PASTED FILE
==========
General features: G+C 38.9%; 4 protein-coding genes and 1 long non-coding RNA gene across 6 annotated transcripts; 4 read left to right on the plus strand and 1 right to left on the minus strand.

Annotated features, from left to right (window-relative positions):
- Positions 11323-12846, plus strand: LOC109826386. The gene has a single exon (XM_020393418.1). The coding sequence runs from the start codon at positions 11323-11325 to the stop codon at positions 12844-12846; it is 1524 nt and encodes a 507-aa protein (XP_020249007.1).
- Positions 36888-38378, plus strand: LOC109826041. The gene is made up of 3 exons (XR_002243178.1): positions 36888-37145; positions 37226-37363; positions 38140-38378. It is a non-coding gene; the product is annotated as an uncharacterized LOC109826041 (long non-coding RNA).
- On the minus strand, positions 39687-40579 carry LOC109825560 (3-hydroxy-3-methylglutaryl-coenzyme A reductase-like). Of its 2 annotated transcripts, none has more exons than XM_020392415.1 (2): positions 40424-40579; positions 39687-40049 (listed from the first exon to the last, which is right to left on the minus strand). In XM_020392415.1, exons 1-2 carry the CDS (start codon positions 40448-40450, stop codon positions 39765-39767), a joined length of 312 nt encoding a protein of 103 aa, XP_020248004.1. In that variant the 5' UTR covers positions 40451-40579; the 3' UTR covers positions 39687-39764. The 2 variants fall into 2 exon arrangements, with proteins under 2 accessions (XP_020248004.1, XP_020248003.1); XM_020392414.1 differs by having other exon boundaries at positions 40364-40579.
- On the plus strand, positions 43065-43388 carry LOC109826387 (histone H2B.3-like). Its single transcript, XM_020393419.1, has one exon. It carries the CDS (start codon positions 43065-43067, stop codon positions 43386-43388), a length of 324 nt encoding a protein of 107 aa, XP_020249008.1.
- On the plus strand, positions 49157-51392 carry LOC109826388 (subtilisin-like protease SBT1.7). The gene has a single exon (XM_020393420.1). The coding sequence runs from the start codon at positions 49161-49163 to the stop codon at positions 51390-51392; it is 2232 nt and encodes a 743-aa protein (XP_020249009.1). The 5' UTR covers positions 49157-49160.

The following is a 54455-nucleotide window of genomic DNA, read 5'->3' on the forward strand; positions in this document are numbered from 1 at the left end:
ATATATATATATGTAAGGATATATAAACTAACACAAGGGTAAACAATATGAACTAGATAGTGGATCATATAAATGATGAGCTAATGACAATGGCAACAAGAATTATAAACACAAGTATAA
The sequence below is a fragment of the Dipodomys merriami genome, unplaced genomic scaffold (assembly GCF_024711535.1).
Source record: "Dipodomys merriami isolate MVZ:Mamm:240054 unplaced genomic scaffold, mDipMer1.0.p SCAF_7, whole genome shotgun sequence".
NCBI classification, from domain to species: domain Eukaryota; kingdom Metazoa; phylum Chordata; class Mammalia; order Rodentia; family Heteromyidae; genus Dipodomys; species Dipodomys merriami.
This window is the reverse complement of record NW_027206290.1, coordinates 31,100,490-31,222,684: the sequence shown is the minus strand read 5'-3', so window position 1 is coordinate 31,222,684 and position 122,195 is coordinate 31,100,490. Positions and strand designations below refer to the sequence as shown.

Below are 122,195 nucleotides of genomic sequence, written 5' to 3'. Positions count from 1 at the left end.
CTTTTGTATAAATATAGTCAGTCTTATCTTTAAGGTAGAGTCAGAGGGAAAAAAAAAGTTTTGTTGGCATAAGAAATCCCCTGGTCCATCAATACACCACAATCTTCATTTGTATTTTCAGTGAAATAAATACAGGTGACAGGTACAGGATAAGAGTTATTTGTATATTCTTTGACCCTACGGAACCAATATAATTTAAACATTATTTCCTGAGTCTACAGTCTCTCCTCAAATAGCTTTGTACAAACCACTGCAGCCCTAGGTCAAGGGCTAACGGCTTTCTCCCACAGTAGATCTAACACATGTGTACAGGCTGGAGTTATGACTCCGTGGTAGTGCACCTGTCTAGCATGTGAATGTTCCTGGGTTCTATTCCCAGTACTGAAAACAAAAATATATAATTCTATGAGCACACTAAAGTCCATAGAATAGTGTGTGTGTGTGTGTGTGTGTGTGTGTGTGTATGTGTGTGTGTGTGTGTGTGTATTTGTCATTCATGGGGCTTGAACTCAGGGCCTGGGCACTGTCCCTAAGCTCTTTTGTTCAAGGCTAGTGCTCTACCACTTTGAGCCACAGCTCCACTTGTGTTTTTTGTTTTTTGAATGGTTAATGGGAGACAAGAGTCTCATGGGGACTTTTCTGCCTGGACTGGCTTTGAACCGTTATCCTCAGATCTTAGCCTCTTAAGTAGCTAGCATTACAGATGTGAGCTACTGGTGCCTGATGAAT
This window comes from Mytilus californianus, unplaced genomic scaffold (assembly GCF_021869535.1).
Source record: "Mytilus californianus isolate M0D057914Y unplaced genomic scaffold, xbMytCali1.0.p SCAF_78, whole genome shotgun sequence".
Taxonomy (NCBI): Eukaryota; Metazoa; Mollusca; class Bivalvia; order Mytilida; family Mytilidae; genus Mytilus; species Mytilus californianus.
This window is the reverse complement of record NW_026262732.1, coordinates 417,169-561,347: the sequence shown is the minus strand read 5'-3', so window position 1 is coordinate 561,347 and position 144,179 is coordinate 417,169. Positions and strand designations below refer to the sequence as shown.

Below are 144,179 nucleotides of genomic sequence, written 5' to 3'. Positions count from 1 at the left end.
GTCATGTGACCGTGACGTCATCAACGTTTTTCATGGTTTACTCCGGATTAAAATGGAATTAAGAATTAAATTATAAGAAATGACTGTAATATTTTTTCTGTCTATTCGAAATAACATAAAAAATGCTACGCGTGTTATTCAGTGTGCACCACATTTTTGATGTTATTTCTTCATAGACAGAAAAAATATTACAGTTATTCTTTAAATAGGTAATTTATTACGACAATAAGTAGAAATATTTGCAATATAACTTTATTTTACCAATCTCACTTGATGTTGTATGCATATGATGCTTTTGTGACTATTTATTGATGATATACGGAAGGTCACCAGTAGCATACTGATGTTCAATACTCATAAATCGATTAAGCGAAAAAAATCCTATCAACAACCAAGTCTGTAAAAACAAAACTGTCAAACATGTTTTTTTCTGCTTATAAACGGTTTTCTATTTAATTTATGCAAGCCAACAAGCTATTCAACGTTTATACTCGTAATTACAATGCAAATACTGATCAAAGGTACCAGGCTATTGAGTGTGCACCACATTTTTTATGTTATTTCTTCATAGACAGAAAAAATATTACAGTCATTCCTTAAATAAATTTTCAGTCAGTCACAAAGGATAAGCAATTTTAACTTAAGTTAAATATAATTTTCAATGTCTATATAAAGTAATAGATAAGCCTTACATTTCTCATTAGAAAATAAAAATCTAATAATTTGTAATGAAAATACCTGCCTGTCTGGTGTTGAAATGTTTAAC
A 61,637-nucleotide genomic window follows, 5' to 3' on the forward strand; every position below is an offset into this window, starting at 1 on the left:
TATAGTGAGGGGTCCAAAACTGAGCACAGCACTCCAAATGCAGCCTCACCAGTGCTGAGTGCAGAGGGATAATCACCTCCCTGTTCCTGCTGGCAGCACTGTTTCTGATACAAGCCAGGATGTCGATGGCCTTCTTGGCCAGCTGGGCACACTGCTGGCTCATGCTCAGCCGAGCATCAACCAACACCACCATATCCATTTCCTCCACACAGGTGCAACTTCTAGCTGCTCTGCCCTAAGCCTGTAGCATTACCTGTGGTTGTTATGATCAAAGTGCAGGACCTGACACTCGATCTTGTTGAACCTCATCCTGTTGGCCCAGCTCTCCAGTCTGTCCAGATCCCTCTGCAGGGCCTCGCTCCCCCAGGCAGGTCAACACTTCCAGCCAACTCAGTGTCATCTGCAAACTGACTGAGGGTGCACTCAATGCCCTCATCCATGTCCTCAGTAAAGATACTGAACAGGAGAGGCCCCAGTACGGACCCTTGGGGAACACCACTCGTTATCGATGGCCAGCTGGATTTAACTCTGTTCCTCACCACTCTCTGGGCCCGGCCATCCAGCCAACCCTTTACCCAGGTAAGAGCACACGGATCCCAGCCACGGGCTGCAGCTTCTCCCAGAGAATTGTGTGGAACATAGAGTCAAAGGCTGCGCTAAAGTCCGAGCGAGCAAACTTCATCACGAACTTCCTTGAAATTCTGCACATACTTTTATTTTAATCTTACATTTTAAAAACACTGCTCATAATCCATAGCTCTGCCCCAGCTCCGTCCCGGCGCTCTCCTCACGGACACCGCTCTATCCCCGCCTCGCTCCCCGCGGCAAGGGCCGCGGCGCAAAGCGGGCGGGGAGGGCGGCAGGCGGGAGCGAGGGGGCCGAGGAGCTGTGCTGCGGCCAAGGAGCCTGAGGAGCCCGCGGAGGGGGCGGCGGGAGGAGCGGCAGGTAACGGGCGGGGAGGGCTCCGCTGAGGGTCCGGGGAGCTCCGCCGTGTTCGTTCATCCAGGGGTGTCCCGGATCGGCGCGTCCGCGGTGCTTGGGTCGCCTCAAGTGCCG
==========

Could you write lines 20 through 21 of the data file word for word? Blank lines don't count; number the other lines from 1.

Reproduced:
Below are 144,179 nucleotides of genomic sequence, written 5' to 3'. Positions count from 1 at the left end.
GTCATGTGACCGTGACGTCATCAACGTTTTTCATGGTTTACTCCGGATTAAAATGGAATTAAGAATTAAATTATAAGAAATGACTGTAATATTTTTTCTGTCTATTCGAAATAACATAAAAAATGCTACGCGTGTTATTCAGTGTGCACCACATTTTTGATGTTATTTCTTCATAGACAGAAAAAATATTACAGTTATTCTTTAAATAGGTAATTTATTACGACAATAAGTAGAAATATTTGCAATATAACTTTATTTTACCAATCTCACTTGATGTTGTATGCATATGATGCTTTTGTGACTATTTATTGATGATATACGGAAGGTCACCAGTAGCATACTGATGTTCAATACTCATAAATCGATTAAGCGAAAAAAATCCTATCAACAACCAAGTCTGTAAAAACAAAACTGTCAAACATGTTTTTTTCTGCTTATAAACGGTTTTCTATTTAATTTATGCAAGCCAACAAGCTATTCAACGTTTATACTCGTAATTACAATGCAAATACTGATCAAAGGTACCAGGCTATTGAGTGTGCACCACATTTTTTATGTTATTTCTTCATAGACAGAAAAAATATTACAGTCATTCCTTAAATAAATTTTCAGTCAGTCACAAAGGATAAGCAATTTTAACTTAAGTTAAATATAATTTTCAATGTCTATATAAAGTAATAGATAAGCCTTACATTTCTCATTAGAAAATAAAAATCTAATAATTTGTAATGAAAATACCTGCCTGTCTGGTGTTGAAATGTTTAAC